Just back of the docks of the Porto Franco is the building in which was once the famous Bank of S. Giorgio, which, during the Middle Ages, acquired extensive possessions chiefly in Corsica, and, with its enormously increasing financial power, it threatened to absorb the entire republic and transform it into a commercial aristocracy. To the student of Genoese history the silent halls of that now neglected building are full of interesting memories. After the overthrow of the bank the building was used for law courts, and an inscription marks the room where criminal cases were tried. In an upper chamber is shown the ancient ballot-box, by means of which elections were decided, and also the pigeon-holes where the letters for the different judges were placed four hundred years ago. Until recently, the structure was occupied by the Dogana, or custom house. The large hall is embellished with twenty-one marble statues of celebrated Genoese, set in niches placed in the wall.
” We loved that hall, though white and cold, Those niched shapes of noble mould. A princely people’s awful princes, The grave, severe Genoese of old.”
A short distance to the left of St. George is the Borsa, or Exchange, which presents a very noisy and animated scene in business hours, from eleven to three. That exchange is on the spot where, in the fifteenth century, one Lucca Pinelli was dragged and crucified in the night simply because he had the courage to stand up in the senate and oppose the sale of Leghorn to the Florentines. The next morning the citizens found his dead body hanging on a cross, and over his head was written, ” Because he has uttered words which men may not utter.”
I will call your attention to but one more building in this scene before us ; but first fix your eyes on that vessel, only part of which is seen to our left – the steamer whose hulk is painted dark near the water and lighter above. Now if you will look over the bow of that steamer you will see a grand and massive structure that disputes with S. Maria di Carignano the distinction of having the most superb and commanding position in the entire city. This is the Ducal Palace, the grand old residence of the doges which was erected in the thirteenth century, and remodeled in the sixteenth. It is a majestic structure, as solid and enduring as though it had been chiseled out of the mountain you see back of it. It is now used as the Government Telegraph and Police Headquarters, and the law courts are held there as well.
If we were not necessarily limited in our sight-seeing it would be interesting to stroll through the streets of the city, especially the Via Nuova, the Street of Palaces, which Dickens describes as ” A building phantasmagoria, with all the inconsistency of a dream, and all the pain and all the pleasure of an extravagant reality.” And even in other streets, one is struck by the immensity and splendor of old villas and palaces with which the city seems filled. They show you the ” pink jail ” in which Dickens lived while at Genoa, and the hillside villa, Il Paradiso, which was the home of Byron, and the Genoese are fond of saying that ” the Devil entered Paradise when Byron took possession of the villa.” Rubens and Van Dyck both lived here for a time, and the city is greatly enriched by their paintings.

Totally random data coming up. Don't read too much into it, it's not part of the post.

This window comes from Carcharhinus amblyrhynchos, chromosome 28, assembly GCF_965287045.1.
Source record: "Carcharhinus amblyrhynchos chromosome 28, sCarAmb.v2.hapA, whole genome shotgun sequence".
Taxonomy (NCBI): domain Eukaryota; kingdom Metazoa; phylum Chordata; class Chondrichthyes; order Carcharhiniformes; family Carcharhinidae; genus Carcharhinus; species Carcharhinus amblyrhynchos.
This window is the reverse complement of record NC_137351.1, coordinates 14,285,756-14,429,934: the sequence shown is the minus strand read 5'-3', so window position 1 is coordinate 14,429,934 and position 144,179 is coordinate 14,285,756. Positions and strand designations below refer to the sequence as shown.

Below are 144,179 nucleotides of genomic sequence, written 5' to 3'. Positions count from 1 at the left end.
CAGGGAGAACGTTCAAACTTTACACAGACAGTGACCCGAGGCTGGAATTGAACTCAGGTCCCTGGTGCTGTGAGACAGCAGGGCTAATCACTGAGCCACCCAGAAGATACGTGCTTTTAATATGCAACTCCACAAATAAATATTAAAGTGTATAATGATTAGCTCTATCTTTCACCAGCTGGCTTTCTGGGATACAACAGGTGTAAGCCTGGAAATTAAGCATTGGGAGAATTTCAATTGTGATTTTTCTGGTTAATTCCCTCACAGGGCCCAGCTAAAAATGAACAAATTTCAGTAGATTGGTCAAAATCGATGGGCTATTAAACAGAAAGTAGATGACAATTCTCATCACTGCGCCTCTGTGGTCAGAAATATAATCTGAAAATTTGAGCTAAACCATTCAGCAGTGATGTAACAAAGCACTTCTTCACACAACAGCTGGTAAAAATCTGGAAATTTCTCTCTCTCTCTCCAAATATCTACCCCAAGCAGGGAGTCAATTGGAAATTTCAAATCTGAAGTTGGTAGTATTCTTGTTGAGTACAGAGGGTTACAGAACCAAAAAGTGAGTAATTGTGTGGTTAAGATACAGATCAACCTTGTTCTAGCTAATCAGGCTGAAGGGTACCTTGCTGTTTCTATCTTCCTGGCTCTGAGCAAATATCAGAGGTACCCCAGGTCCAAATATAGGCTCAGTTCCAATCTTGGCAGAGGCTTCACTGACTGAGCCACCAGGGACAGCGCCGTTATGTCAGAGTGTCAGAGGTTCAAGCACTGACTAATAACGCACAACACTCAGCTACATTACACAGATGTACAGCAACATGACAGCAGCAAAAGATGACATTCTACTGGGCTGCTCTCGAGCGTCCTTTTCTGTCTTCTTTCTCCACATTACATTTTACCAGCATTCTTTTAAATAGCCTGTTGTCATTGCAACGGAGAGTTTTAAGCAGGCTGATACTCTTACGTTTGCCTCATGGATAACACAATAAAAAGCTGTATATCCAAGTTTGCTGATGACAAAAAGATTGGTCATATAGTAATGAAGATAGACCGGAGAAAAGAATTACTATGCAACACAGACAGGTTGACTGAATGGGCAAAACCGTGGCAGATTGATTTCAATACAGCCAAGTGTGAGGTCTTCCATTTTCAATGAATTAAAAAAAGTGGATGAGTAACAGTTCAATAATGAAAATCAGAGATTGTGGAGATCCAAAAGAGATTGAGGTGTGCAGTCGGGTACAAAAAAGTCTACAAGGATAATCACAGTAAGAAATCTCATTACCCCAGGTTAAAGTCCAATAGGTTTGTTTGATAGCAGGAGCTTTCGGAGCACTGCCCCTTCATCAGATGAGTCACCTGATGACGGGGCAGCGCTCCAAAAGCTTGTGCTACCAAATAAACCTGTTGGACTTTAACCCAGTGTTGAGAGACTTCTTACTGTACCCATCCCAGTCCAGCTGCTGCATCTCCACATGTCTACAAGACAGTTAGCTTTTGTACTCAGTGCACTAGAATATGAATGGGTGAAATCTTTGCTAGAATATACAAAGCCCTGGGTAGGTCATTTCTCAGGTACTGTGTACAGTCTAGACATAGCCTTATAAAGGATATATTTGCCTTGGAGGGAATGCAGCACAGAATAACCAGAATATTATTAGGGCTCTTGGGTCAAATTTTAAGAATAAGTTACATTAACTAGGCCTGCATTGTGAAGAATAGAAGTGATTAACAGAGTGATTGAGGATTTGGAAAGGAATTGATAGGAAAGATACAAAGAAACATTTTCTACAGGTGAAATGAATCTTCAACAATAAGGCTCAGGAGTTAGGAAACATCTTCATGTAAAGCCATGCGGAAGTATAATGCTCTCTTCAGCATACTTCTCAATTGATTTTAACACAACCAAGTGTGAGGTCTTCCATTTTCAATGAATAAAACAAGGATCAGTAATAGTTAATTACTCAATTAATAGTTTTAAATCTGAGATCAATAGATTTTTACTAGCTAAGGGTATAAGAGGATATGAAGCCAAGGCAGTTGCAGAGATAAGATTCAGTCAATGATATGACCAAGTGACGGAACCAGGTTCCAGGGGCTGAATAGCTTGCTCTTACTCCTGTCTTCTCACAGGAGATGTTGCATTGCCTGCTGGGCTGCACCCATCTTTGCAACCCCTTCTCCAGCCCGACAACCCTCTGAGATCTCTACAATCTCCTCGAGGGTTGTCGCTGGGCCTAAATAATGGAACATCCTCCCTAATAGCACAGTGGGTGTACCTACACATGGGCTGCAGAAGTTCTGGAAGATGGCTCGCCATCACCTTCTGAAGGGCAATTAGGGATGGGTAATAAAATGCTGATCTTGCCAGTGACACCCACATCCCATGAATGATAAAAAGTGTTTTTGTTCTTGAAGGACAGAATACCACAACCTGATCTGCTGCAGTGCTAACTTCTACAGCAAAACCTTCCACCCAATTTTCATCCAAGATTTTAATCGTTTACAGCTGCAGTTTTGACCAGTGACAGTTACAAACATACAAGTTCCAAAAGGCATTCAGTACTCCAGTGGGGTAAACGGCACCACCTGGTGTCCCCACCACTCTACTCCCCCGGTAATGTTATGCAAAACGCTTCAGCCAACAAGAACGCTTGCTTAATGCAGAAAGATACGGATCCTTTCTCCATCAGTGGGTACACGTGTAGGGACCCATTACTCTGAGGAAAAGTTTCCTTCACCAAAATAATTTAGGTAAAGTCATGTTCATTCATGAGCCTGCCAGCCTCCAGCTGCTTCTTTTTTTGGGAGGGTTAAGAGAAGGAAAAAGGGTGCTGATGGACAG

The street scenes in Genoa are quite as fascinating as its buildings ; for, in addition to its picturesque and varied life which one meets on all sides, there is always to be encountered a long train of mules with their jangling bells and curious trappings, and the principal thoroughfares are thronged with well-dressed people – a Genoese crowd is a stylish company – dressed in the latest French fashion, for people here will dress well even if they have to deprive themselves of the necessities of life in order to do it. Out of doors in Genoa it is all up hill and down; and within doors it is precisely the same thing. It would be a dream of delight to visit the palaces were it not for the interminable stairs, which are of marble and are as smooth and treacherous as glass.
When in Genoa I visited the office of the American Consul twice, but was unfortunate both times in finding the gentleman out, and I could not but recall the incident of the old Yankee sea captain who had urgent business with his consul and called here again and again, but without finding him in his office. Over the door was the legend then, as now, ” In from 10 to 1.” Finally, having to sail without seeing him, and exasperated beyond measure, the gruff old sea-dog took out his pencil and wrote across the door beneath the legend in the terms of a wager, ” Ten to one, you’re out.”
But we must leave this harbor, where twelve thousand ships, both sailing vessels and steamers, enter and clear every year, and where the annual value of the exports and imports are considerably over one hundred million dollars ; and, from a different standpoint, get an altogether different view of the. city. We will take our stand some distance to the left of our present point of view. The map of Genoa shows what part of the city we are to see.